• Public defence: 2018-03-26 10:00 F3, Stockholm
    Ehteshami, Hossein
    KTH, School of Industrial Engineering and Management (ITM), Materials Science and Engineering.
    Finite temperature properties of elements and alloy phases from first principles2018Doctoral thesis, comprehensive summary (Other academic)
    Abstract [en]

    First principles calculations are usually concerned with properties calculated at temperature 0 K. However, the industrially important materials are functioning at finite temperatures. To fill such a gap a first-principles based modeling of free energy has been developed in this thesis and finite temperature properties of different phases of Fe and Mn have been calculated and contrasted with available experimental data.

    In particular, using partitioning of the Helmholtz free energy, thermophysical properties of paramagnetic Fe have been reported. The heat capacity, lattice constant, thermal expansion and elastic moduli of γ- and δ-Fe show a good agreement with available experimental data. In the case of α-Fe, we observe a good agreement for elastic moduli and thermal expansion with experiments but the heat capacity is not well-reproduced in the calculations because of the large contribution of magnetic short-range which our models are not capable of capturing.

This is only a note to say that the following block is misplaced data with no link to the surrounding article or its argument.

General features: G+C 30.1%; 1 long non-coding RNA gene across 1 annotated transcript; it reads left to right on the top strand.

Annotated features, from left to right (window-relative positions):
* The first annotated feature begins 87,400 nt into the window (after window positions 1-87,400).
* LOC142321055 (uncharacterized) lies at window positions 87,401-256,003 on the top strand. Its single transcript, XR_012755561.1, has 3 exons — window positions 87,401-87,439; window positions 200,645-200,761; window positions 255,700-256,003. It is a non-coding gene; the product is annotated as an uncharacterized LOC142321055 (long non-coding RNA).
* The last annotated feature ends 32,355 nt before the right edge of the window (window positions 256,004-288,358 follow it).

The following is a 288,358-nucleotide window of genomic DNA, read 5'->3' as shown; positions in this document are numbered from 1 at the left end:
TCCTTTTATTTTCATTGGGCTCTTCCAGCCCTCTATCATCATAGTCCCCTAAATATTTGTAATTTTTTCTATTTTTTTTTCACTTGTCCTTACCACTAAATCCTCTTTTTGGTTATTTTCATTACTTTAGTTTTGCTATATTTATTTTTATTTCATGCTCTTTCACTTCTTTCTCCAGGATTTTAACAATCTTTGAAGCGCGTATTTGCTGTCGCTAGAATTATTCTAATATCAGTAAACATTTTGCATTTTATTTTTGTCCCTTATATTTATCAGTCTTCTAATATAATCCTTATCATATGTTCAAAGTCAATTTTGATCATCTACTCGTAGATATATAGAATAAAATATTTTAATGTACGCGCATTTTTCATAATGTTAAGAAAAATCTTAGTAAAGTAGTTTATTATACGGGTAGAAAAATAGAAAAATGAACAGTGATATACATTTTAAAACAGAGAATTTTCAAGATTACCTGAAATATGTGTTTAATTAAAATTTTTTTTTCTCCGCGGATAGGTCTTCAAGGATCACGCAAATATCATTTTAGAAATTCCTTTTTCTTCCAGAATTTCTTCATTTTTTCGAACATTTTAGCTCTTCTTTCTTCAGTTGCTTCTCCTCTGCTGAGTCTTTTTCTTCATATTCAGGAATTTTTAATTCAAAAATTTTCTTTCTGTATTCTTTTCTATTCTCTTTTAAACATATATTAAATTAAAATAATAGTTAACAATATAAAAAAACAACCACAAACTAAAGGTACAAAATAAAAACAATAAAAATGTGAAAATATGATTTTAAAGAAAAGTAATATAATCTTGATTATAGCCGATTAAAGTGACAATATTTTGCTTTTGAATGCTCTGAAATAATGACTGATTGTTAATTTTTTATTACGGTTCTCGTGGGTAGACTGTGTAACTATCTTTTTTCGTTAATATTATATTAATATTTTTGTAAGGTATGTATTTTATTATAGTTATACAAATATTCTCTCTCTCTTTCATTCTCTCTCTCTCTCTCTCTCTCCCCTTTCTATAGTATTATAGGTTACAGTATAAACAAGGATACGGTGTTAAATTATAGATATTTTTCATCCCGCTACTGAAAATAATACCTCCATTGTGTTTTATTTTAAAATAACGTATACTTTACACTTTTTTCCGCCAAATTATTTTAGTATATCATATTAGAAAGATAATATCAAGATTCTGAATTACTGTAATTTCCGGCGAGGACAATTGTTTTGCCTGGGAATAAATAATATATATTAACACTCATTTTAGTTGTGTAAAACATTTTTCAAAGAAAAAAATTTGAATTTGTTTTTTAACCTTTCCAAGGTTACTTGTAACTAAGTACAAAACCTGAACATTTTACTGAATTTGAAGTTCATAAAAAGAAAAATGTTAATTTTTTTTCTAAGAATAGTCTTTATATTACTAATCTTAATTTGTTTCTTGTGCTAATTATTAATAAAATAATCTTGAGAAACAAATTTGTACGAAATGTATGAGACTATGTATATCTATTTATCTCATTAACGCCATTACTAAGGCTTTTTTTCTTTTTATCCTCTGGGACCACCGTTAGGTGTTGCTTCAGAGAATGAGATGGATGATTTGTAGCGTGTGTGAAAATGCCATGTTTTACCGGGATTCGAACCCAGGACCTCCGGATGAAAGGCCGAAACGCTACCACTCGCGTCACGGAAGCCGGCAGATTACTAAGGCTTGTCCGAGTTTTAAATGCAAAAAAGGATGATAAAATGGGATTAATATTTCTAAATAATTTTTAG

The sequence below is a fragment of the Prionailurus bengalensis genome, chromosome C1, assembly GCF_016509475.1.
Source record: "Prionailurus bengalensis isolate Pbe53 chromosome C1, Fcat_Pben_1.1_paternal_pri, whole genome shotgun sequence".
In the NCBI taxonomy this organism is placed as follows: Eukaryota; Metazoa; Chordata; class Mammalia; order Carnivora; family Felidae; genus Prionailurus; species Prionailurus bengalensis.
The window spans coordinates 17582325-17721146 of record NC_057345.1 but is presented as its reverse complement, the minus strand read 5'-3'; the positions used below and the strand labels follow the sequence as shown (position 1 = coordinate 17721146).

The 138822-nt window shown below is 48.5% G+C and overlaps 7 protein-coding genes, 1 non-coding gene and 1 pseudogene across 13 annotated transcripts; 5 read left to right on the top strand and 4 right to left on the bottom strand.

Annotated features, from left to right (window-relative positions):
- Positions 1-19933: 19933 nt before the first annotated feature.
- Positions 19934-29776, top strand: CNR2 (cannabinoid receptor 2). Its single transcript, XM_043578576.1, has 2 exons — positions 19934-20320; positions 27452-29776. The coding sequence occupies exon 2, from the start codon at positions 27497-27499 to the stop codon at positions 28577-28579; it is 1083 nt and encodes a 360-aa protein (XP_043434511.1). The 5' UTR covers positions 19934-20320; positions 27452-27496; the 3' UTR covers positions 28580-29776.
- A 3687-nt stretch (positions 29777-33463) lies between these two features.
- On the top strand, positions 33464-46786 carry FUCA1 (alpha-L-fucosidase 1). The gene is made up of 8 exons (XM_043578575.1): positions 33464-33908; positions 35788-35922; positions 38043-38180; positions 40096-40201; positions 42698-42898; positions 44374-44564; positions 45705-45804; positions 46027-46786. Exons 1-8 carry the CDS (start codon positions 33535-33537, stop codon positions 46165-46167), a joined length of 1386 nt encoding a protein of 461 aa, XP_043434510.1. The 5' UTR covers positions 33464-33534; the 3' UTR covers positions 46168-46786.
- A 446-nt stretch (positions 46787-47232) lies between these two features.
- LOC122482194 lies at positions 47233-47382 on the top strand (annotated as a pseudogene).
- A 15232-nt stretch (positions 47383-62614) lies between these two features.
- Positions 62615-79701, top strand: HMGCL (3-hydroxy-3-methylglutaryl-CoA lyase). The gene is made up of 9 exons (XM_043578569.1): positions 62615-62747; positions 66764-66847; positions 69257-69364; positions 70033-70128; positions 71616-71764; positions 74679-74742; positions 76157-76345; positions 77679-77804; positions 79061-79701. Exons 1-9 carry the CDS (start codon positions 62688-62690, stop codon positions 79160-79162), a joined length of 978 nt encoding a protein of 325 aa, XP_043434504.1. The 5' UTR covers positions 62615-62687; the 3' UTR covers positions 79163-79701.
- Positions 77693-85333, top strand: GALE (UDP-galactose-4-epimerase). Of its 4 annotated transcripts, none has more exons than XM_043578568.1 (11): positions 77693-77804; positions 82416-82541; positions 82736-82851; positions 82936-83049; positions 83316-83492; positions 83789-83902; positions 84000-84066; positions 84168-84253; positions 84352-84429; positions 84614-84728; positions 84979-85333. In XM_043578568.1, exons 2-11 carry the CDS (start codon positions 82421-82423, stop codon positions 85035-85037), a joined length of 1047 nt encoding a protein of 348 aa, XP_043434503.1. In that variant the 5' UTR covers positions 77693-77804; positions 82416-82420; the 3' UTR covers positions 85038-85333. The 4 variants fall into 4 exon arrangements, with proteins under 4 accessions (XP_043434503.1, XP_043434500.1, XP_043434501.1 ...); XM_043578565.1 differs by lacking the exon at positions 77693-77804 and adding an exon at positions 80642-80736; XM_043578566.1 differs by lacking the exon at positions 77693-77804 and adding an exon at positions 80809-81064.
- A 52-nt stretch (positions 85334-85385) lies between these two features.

α- and β-Mn theoretically pose a challenge for direct simulations of thermodynamic properties because of the complexity of magnetic and crystal structure. The partitioning of free energy has been used and thermodynamics of these phases have been derived. The obtained results show a good agreement with experimental data suggesting that, despite the complexities of these phases, a rather simple approach can well describe their finite temperature properties. High temperature phases of Mn, γ and δ, are also theoretically challenging problems. Employing a similar approach to Fe, thermophysical properties of these high symmetry phases of Mn have been reported which also show good agreement with available experimental data.

    The point defect and metal-self diffusion in titanium carbide (TiC), a refractory material, have been investigated in the present work. The common picture of metal-vacancy exchange mechanism for metal self-diffusion was shown to be unable to explain the experimentally observed values of activation energy. Several new clusters of point defects such as vacancies and interstitials have been found and reported which are energetically lower that a single metal vacancy. In a subsequent study, we showed that some of these clusters can be considered as mediators of metal self-diffusion in TiC.